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Fukushima FAQ: 5 things you should know about water from the disaster

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posted on Mar, 12 2014 @ 02:49 PM
I did a quick search and didn't see a post like this. I apologize if there already is one up and I missed seeing it.

Fukushima FAQ: 5 things you should know about water from the disaster

Right now Fukushima is trending because it's now three years later. I decided to see what people were talking about in regards to the tragedy.
I found this article and I've seen an article that was similar, it was done by The Province one of B.C's newspapers.

I've read lots on ATS and it's hard to separate the fear from the facts for me because I don't know much about how different chemicals react in water, how they would travel and so forth. So my question to the people on ATS, is this article correct or is it just something fabricated to try and sooth people's fears?

It's been three years since an earthquake and resulting tsunami caused a partial meltdown at the Fukushima Daiichi Nuclear Power Plant in Japan. The first traces of sea water contaminated by that disaster are expected to reach California sometime this year.
There are lots of questions about how ocean water from Fukushima will affect California. Here are some answers.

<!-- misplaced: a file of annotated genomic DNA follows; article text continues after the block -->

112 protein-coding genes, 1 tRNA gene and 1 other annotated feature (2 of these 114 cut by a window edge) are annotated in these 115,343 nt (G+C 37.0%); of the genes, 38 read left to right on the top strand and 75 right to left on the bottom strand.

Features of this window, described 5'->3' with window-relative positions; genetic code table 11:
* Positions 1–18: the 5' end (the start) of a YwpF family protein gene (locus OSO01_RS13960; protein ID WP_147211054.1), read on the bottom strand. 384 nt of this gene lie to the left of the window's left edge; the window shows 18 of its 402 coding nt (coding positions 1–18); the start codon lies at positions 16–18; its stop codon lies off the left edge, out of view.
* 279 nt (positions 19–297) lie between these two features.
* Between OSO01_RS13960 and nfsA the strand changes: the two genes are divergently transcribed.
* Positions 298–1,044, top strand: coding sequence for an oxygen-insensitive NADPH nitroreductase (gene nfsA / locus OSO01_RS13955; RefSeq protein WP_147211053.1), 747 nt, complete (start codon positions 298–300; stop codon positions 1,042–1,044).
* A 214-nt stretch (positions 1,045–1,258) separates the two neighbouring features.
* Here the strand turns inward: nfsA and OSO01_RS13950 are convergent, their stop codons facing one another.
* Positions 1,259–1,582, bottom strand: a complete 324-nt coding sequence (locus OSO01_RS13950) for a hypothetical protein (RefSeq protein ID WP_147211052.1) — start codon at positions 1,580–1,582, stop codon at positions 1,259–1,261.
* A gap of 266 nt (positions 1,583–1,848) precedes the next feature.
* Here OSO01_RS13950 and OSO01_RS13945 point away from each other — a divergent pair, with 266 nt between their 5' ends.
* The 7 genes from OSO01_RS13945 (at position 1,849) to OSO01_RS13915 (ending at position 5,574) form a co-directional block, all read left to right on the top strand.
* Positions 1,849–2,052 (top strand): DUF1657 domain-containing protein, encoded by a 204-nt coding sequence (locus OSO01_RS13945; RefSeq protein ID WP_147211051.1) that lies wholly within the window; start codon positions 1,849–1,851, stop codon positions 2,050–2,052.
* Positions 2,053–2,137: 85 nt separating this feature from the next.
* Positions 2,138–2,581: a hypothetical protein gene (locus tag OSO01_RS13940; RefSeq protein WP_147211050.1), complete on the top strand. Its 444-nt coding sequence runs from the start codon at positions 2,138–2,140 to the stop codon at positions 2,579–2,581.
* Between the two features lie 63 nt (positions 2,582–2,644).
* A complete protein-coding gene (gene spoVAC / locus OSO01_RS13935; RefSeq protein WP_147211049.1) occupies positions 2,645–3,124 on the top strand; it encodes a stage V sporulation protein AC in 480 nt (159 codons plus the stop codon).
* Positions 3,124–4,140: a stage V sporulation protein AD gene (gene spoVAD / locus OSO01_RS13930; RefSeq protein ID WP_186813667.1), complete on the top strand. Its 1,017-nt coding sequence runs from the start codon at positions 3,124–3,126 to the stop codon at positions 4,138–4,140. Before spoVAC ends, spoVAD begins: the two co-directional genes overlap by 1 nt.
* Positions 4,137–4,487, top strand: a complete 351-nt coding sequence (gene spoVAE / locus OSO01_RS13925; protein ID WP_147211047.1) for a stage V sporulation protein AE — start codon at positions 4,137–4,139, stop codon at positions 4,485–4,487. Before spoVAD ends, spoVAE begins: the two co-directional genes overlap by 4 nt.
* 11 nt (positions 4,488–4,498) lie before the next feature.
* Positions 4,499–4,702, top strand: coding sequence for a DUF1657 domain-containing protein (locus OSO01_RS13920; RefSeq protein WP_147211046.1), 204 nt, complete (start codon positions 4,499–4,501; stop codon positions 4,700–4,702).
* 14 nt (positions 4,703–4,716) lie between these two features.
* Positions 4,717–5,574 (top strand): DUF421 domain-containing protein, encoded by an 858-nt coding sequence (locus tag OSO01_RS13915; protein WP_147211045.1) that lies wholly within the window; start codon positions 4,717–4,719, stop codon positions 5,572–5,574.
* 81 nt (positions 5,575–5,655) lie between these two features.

When will water from Fukushima reach Southern California?

Researchers have already found small amounts of cesium-134 and 137 off the coast of British Columbia in Canada. Those isotopes have been linked to the Fukushima partial meltdown. The cesium was likely carried by the trans-Pacific Kuroshio Current. The coastal California Current is expected to transport that water south all the way to the Baja peninsula.

Ken Buesseler, a senior scientist with the Woods Hole Oceanographic Institution in Massachusetts, says there are three models predicting how this water will travel. The earliest prediction has it arriving around April; the latest prediction has it coming in the second half of the year.

Will the water be hazardous when it gets here?
Not likely, says Phyllis Grifman with USC's Sea Grant Program.
She and other researchers studying ocean radiation say by the time any nuclear material from Fukushima reaches California, it will be so diluted that it will not pose a health risk to humans.